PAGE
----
“Maid Marian’s themes are fertility, youthfulness, abundance, energy, beauty and instinct. Her symbols are late-blossoming flowers and forest plants. A predominant figure in the Robin Hood tales, Maid Marian is most certainly a remnant of the ancient youthful Goddess, who blossoms with late summer’s abundance, inspires fertility, re-awakens our instincts, and exudes energy just when our resources seem all but gone.
The Horn Dance dates back to Norman times as a remnant of an ancient fertility and hunting festival. Today it remains as a re-enactment of Robin Hood stories, complete with hobby horse and deer horn dancing for Maid Marian’s fertility, rock candy for life’s sweetness, and a little brandy to keep things warm!
Should you want physical fertility, you can dance with a broom instead. Eat a bit of candy and drink brandy (brandy-flavored candy is also an option) to encourage sweet love and passion to flow in your life!
To draw Maid Marian’s presence to any effort today, bring late-blossoming flowers into your home, office, or any place you visit. If you get organic ones, nibble on a rose. Digest the Goddess’s beauty within so it will manifest without.
Finally, wear shades of forest green, the traditional colour for Robin Hood’s clan, so you can figuratively accept a spot beside Maid Marian as an ally who fights against injustice and stands firm for good causes.”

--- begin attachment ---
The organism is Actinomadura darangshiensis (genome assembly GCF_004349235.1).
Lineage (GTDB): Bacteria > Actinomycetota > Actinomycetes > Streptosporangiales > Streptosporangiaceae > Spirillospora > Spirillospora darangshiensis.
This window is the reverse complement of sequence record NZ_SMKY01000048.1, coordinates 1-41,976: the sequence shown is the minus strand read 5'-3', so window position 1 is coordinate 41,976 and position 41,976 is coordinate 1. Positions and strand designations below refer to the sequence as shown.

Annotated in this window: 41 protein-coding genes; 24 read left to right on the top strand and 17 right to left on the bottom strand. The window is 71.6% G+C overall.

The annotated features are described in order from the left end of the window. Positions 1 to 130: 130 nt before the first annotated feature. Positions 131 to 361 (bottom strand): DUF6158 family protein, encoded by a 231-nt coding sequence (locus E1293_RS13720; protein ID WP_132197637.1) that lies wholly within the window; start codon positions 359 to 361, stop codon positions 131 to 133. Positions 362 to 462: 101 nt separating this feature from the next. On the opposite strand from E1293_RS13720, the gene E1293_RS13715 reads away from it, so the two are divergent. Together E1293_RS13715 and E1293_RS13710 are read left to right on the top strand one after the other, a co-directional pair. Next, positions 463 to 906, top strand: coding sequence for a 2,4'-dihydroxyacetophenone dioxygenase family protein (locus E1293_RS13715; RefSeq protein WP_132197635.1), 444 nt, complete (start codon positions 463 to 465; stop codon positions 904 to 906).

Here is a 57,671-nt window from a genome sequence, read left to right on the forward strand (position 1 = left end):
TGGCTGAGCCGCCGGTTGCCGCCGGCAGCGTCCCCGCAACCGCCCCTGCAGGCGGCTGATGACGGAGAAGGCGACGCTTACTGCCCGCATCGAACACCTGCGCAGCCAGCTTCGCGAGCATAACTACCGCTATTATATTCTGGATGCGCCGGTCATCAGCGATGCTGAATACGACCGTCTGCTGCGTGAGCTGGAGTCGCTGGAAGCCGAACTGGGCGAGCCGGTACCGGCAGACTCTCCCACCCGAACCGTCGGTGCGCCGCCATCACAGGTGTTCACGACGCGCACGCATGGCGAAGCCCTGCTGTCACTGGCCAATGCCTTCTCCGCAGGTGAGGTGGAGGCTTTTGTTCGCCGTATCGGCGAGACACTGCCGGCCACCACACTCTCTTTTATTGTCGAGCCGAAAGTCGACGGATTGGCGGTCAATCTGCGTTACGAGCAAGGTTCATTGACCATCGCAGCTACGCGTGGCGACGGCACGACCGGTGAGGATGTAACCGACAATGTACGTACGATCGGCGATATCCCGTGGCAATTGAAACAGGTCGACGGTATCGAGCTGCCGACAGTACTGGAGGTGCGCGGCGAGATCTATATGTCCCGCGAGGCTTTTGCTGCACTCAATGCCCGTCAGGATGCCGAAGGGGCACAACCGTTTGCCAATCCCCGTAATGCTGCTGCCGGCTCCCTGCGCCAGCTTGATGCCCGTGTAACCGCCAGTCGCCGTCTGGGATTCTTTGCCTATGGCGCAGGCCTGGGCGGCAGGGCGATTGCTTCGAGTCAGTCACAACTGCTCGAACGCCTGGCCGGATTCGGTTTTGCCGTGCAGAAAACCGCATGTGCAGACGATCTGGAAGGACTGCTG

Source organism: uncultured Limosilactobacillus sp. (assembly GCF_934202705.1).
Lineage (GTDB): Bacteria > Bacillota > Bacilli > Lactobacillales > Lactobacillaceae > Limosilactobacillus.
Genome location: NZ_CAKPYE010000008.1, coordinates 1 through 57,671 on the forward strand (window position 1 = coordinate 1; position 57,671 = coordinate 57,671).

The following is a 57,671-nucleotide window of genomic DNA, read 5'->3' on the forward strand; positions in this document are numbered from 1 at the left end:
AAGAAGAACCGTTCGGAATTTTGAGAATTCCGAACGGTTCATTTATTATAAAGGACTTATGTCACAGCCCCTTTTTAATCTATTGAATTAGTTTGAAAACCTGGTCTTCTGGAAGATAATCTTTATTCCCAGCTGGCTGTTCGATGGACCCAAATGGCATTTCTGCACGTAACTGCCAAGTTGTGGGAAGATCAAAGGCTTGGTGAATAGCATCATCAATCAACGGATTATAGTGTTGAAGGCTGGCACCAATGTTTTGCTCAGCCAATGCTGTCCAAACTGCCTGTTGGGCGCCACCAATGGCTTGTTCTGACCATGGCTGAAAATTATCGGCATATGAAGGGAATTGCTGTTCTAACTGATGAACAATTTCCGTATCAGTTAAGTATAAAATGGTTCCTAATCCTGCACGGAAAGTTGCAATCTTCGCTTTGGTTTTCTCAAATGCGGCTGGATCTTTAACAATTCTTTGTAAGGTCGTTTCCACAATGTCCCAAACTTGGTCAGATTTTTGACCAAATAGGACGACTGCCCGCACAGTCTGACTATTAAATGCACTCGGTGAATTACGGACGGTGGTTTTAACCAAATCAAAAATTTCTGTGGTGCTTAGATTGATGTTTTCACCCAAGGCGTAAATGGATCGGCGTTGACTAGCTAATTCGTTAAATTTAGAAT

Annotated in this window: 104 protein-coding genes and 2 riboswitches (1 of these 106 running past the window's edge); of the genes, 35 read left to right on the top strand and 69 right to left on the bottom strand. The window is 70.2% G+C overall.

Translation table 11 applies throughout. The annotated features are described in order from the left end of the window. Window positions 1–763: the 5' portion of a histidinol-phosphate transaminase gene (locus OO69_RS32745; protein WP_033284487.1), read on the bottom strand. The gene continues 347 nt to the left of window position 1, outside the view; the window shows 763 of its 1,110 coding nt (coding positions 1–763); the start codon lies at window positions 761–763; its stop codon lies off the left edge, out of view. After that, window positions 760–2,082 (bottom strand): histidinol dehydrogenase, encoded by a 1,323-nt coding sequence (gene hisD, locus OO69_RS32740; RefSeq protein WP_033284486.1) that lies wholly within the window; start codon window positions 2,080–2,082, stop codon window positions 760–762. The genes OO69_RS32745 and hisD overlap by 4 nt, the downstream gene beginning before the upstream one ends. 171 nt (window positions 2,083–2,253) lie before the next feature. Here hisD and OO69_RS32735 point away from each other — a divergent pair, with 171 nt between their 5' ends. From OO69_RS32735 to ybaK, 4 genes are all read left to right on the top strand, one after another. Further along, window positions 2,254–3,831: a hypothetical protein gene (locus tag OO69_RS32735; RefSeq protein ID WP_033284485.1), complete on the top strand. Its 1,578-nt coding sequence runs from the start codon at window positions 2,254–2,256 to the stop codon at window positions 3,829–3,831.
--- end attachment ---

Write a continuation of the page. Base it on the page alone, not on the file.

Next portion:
(Patricia Telesco, “365 Goddess: a daily guide to the magic and inspiration of the goddess”.)
According to Wikipedia, “The earliest medieval Robin Hood stories gave him no female companion. Maid Marian was originally a character in May Games festivities (held during May and early June, most commonly around Whitsun) and is sometimes associated with the Queen or Lady of May of May Day. Indeed, Marian remained associated with such celebrations long after the fashion of Robin Hood had faded again. She became associated with Robin Hood in this context, as Robin Hood became a central figure in May Day, associated as he was with the forest and archery. Both Robin and Marian were certainly associated with May Day festivities in England (as was Friar Tuck); these were originally two distinct types of performance — Alexander Barclay, writing in c.1500, refers to ‘some merry fytte of Maid Marian or else of Robin Hood’ — but the characters were brought together.
The Marian of the May Games is likely derived from the French tradition of a shepherdess named Marion and her shepherd lover Robin (not Robin Hood). The best known example of this tradition is Adam de la Halle‘s Le Jeu de Robin et Marion, circa 1283.
Marian did not immediately gain the unquestioned role as Robin’s love; in ‘Robin Hood’s Birth, Breeding, Valor, and Marriage‘, his sweetheart is ‘Clorinda the Queen of the Shepherdesses’. Clorinda survives in some later stories as an alias of Marian.
In narrative terms, Maid Marian was first attached to Robin Hood in the late sixteenth century as Robin was gentrified and given a virginal maid to pine after. Her biography and character have been highly variable over the centuries. Marian’s role was not entirely virginal in the early days; in 1592, Thomas Nashe described the Marian of the later May Games as being played by a male actor named Martin, and there are hints in the play of Robin Hood and the Friar that the female character in these plays had become a lewd parody. Robin was originally called Ryder.